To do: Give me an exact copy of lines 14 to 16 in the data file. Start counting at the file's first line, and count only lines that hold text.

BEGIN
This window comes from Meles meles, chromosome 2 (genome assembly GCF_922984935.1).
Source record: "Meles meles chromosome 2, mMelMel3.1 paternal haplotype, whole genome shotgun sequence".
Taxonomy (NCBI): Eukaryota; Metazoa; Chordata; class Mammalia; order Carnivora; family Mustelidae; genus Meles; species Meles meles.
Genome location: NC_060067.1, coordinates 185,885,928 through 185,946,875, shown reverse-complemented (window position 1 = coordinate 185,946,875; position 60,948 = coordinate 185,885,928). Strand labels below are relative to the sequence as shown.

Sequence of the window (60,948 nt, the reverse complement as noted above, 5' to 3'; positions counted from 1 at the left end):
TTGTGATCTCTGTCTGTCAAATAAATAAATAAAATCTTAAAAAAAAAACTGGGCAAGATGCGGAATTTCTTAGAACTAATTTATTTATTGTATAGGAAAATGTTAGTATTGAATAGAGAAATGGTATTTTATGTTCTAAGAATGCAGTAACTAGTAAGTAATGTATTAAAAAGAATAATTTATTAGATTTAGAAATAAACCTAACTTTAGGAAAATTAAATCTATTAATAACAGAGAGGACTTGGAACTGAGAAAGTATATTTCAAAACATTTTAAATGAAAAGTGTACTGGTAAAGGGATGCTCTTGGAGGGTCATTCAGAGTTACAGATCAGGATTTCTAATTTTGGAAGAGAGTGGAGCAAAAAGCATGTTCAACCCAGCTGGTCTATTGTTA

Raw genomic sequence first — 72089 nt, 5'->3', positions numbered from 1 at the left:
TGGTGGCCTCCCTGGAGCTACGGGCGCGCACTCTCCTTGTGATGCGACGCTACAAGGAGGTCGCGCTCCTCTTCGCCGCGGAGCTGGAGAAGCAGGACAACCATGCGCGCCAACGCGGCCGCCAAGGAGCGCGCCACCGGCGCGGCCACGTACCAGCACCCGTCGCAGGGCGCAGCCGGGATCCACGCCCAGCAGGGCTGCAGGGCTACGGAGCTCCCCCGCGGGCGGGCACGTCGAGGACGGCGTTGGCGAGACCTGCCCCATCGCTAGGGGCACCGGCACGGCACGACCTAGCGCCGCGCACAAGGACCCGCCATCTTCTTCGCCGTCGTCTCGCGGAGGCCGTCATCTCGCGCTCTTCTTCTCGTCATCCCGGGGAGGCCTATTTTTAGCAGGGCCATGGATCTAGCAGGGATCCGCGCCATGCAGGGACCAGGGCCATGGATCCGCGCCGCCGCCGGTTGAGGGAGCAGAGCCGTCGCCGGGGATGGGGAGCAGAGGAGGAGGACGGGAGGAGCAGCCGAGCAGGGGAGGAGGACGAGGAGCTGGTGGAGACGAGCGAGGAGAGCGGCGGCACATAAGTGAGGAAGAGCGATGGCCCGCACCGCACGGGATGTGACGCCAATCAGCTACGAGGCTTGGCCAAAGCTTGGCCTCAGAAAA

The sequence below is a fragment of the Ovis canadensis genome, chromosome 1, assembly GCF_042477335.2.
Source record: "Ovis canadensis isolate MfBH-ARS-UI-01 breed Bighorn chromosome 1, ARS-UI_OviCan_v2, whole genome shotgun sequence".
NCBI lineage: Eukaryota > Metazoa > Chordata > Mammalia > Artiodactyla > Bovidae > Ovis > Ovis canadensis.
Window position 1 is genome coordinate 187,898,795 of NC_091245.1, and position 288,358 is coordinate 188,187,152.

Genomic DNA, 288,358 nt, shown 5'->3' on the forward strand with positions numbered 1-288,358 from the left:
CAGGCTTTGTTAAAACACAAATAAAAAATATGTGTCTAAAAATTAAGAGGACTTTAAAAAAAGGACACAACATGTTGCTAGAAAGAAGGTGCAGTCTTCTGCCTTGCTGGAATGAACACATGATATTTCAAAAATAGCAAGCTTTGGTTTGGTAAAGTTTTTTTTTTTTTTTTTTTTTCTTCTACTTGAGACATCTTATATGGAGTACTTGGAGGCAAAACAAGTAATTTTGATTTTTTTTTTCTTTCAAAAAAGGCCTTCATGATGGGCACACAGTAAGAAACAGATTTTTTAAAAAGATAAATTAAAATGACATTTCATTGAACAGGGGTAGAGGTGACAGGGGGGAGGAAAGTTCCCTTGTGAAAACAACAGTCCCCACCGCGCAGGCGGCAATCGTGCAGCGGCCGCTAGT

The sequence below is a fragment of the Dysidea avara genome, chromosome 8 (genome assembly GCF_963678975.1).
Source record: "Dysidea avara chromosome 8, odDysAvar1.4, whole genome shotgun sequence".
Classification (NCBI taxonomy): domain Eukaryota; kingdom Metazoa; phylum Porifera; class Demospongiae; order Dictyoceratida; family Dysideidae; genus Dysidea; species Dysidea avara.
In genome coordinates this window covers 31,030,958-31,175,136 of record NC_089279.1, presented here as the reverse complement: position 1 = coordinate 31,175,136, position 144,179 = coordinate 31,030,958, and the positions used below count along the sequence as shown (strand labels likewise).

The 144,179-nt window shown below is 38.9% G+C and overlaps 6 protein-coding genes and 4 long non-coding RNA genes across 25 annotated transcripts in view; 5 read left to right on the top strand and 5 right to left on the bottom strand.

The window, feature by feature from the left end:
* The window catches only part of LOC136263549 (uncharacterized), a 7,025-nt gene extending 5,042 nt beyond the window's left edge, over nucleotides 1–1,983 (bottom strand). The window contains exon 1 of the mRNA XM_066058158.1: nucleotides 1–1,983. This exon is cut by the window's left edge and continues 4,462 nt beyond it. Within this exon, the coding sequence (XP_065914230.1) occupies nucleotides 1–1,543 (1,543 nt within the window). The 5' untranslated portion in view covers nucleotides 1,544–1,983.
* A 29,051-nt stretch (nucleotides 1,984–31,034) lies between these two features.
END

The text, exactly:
CAGGCTTTGTTAAAACACAAATAAAAAATATGTGTCTAAAAATTAAGAGGACTTTAAAAAAAGGACACAACATGTTGCTAGAAAGAAGGTGCAGTCTTCTGCCTTGCTGGAATGAACACATGATATTTCAAAAATAGCAAGCTTTGGTTTGGTAAAGTTTTTTTTTTTTTTTTTTTTTCTTCTACTTGAGACATCTTATATGGAGTACTTGGAGGCAAAACAAGTAATTTTGATTTTTTTTTTCTTTCAAAAAAGGCCTTCATGATGGGCACACAGTAAGAAACAGATTTTTTAAAAAGATAAATTAAAATGACATTTCATTGAACAGGGGTAGAGGTGACAGGGGGGAGGAAAGTTCCCTTGTGAAAACAACAGTCCCCACCGCGCAGGCGGCAATCGTGCAGCGGCCGCTAGT

The sequence below is a fragment of the Dysidea avara genome, chromosome 8 (genome assembly GCF_963678975.1).
Source record: "Dysidea avara chromosome 8, odDysAvar1.4, whole genome shotgun sequence".